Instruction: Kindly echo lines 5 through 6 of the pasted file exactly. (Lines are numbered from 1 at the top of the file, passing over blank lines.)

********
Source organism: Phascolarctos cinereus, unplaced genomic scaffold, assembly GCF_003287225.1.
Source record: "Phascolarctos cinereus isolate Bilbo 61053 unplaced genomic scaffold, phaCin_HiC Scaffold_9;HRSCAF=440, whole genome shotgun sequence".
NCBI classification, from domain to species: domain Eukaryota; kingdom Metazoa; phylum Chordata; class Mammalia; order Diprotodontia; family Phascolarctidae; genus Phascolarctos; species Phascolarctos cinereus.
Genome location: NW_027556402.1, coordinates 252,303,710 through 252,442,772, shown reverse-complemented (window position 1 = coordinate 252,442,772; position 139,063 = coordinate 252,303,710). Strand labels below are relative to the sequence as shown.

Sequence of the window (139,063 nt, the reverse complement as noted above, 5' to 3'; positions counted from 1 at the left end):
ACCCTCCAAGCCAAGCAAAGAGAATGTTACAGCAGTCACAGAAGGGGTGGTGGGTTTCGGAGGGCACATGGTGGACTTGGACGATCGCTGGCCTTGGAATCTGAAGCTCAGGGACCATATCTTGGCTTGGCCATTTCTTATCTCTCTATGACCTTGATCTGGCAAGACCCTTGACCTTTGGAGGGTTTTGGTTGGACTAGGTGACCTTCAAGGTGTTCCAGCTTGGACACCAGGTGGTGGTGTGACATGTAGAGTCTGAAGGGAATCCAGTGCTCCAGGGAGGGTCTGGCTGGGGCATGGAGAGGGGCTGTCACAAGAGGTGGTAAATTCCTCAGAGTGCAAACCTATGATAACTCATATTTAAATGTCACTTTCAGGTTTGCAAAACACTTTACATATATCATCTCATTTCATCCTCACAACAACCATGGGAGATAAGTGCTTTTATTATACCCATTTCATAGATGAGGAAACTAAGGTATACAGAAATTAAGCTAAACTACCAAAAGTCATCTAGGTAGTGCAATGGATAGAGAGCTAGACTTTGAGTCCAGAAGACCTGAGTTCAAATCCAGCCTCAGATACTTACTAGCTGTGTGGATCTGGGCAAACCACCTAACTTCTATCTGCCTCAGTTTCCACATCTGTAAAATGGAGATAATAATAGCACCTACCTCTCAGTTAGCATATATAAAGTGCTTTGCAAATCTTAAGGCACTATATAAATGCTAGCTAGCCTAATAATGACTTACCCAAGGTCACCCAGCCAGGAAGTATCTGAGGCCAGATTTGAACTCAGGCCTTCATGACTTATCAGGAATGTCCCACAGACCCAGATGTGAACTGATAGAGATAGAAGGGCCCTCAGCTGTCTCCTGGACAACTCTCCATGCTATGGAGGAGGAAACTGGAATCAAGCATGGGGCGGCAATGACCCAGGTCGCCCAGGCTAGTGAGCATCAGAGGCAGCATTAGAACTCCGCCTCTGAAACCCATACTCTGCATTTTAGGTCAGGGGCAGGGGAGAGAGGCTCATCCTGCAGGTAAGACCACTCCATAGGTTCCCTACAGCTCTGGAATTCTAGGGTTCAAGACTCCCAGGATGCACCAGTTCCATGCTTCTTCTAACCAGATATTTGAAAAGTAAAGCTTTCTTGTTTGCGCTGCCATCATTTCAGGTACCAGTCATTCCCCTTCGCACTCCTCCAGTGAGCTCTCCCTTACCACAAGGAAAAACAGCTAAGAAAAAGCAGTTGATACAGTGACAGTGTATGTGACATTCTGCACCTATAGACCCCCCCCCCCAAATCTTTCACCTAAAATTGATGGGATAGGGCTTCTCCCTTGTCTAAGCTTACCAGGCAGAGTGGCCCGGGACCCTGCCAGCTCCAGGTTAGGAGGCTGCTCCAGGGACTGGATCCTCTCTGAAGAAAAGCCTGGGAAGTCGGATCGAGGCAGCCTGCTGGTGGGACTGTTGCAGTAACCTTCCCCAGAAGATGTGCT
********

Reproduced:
Sequence of the window (139,063 nt, the reverse complement as noted above, 5' to 3'; positions counted from 1 at the left end):
ACCCTCCAAGCCAAGCAAAGAGAATGTTACAGCAGTCACAGAAGGGGTGGTGGGTTTCGGAGGGCACATGGTGGACTTGGACGATCGCTGGCCTTGGAATCTGAAGCTCAGGGACCATATCTTGGCTTGGCCATTTCTTATCTCTCTATGACCTTGATCTGGCAAGACCCTTGACCTTTGGAGGGTTTTGGTTGGACTAGGTGACCTTCAAGGTGTTCCAGCTTGGACACCAGGTGGTGGTGTGACATGTAGAGTCTGAAGGGAATCCAGTGCTCCAGGGAGGGTCTGGCTGGGGCATGGAGAGGGGCTGTCACAAGAGGTGGTAAATTCCTCAGAGTGCAAACCTATGATAACTCATATTTAAATGTCACTTTCAGGTTTGCAAAACACTTTACATATATCATCTCATTTCATCCTCACAACAACCATGGGAGATAAGTGCTTTTATTATACCCATTTCATAGATGAGGAAACTAAGGTATACAGAAATTAAGCTAAACTACCAAAAGTCATCTAGGTAGTGCAATGGATAGAGAGCTAGACTTTGAGTCCAGAAGACCTGAGTTCAAATCCAGCCTCAGATACTTACTAGCTGTGTGGATCTGGGCAAACCACCTAACTTCTATCTGCCTCAGTTTCCACATCTGTAAAATGGAGATAATAATAGCACCTACCTCTCAGTTAGCATATATAAAGTGCTTTGCAAATCTTAAGGCACTATATAAATGCTAGCTAGCCTAATAATGACTTACCCAAGGTCACCCAGCCAGGAAGTATCTGAGGCCAGATTTGAACTCAGGCCTTCATGACTTATCAGGAATGTCCCACAGACCCAGATGTGAACTGATAGAGATAGAAGGGCCCTCAGCTGTCTCCTGGACAACTCTCCATGCTATGGAGGAGGAAACTGGAATCAAGCATGGGGCGGCAATGACCCAGGTCGCCCAGGCTAGTGAGCATCAGAGGCAGCATTAGAACTCCGCCTCTGAAACCCATACTCTGCATTTTAGGTCAGGGGCAGGGGAGAGAGGCTCATCCTGCAGGTAAGACCACTCCATAGGTTCCCTACAGCTCTGGAATTCTAGGGTTCAAGACTCCCAGGATGCACCAGTTCCATGCTTCTTCTAACCAGATATTTGAAAAGTAAAGCTTTCTTGTTTGCGCTGCCATCATTTCAGGTACCAGTCATTCCCCTTCGCACTCCTCCAGTGAGCTCTCCCTTACCACAAGGAAAAACAGCTAAGAAAAAGCAGTTGATACAGTGACAGTGTATGTGACATTCTGCACCTATAGACCCCCCCCCCCAAATCTTTCACCTAAAATTGATGGGATAGGGCTTCTCCCTTGTCTAAGCTTACCAGGCAGAGTGGCCCGGGACCCTGCCAGCTCCAGGTTAGGAGGCTGCTCCAGGGACTGGATCCTCTCTGAAGAAAAGCCTGGGAAGTCGGATCGAGGCAGCCTGCTGGTGGGACTGTTGCAGTAACCTTCCCCAGAAGATGTGCT